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What are the common Birthmarks

Mongolian spots/Slate-grey nevus of childhood/dermal melanosis

  •  Bluish grey patches over buttocks/back/legs
  • May look like bruises
  • Common in dark skinned infants
  • Due to atypical presence of melanocytes within the dermis
  • Tend to fade over 1st year of life, can occur in adulthood.


Hemangioma of infancy/capillary hemangioma/Strawberry nevi

  •  Raised pink/red/purple lesion, soft, compressible
  • Most common tumour of infancy; up to 10% in caucasians
  • Develop in first weeks of life
  • Represents clonal expansion of endothelial cells
  • Usually grow rapidly from 6 months – 1 year of age, up to 3 inches diam
  • Tend to fade/shrink with time, 50% by 5 years, 90% by 9 years, often disappearing completely
  • Treatment with steroids/interferon/laser indicated only if multiple, very large or interferes with function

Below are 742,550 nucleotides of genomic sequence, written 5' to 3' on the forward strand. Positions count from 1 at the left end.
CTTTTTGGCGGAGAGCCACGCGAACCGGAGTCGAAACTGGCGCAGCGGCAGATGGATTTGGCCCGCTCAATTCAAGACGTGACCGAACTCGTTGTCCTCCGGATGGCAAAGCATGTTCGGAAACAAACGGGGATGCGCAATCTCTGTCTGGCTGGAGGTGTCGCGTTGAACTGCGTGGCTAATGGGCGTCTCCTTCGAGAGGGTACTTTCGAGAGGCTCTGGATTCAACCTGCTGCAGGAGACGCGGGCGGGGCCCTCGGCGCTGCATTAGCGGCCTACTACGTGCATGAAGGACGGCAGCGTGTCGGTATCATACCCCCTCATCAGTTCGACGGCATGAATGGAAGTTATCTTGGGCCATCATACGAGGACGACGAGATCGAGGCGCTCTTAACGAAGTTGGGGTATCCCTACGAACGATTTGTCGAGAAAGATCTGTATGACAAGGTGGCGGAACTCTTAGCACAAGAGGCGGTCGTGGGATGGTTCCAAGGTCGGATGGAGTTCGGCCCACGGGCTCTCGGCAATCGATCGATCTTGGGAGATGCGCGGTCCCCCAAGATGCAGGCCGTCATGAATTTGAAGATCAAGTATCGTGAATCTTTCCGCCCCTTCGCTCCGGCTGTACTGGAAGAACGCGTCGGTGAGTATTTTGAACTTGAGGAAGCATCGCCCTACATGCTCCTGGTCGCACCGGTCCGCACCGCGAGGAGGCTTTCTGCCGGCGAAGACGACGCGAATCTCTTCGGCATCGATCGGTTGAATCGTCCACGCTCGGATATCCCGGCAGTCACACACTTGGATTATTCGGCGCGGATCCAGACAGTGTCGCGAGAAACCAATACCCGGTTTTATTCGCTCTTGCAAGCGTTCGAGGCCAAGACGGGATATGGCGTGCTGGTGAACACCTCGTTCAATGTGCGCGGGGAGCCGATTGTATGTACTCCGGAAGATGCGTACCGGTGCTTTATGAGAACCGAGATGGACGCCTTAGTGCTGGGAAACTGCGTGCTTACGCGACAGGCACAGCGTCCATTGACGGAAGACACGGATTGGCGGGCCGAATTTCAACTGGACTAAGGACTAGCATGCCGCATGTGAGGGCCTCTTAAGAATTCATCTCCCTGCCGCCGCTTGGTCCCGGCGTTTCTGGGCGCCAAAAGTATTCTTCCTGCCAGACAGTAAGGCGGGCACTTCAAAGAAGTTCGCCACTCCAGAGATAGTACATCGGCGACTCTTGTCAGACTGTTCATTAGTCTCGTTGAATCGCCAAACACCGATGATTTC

Port-wine stain/Nevus flammeus

  •  Flat pink/red/purple patches, typically on face, neck, limbs
  • Present at birth
  • Can be any size, grow proportionately with child
  • May thicken or develop bumps
  • Social/emotional complications
  • Some association with glaucoma & seizures
  • Do not resolve, are permanent
  • Laser treatment may be an option


Salmon patch/Angel kiss/Stork bite/nevus flammeus nuchae

  •  Minor vascular malformations – Macular stains
  • Flat, pink capillary hemagioma, often seen on eyelids, forehead & nape of neck
  • Occurs in up to 1/3 of all newborns
  • Clinical variant of portwine stain
  • Facial lesions usually fade over years, neck lesions may persist into adulthood.
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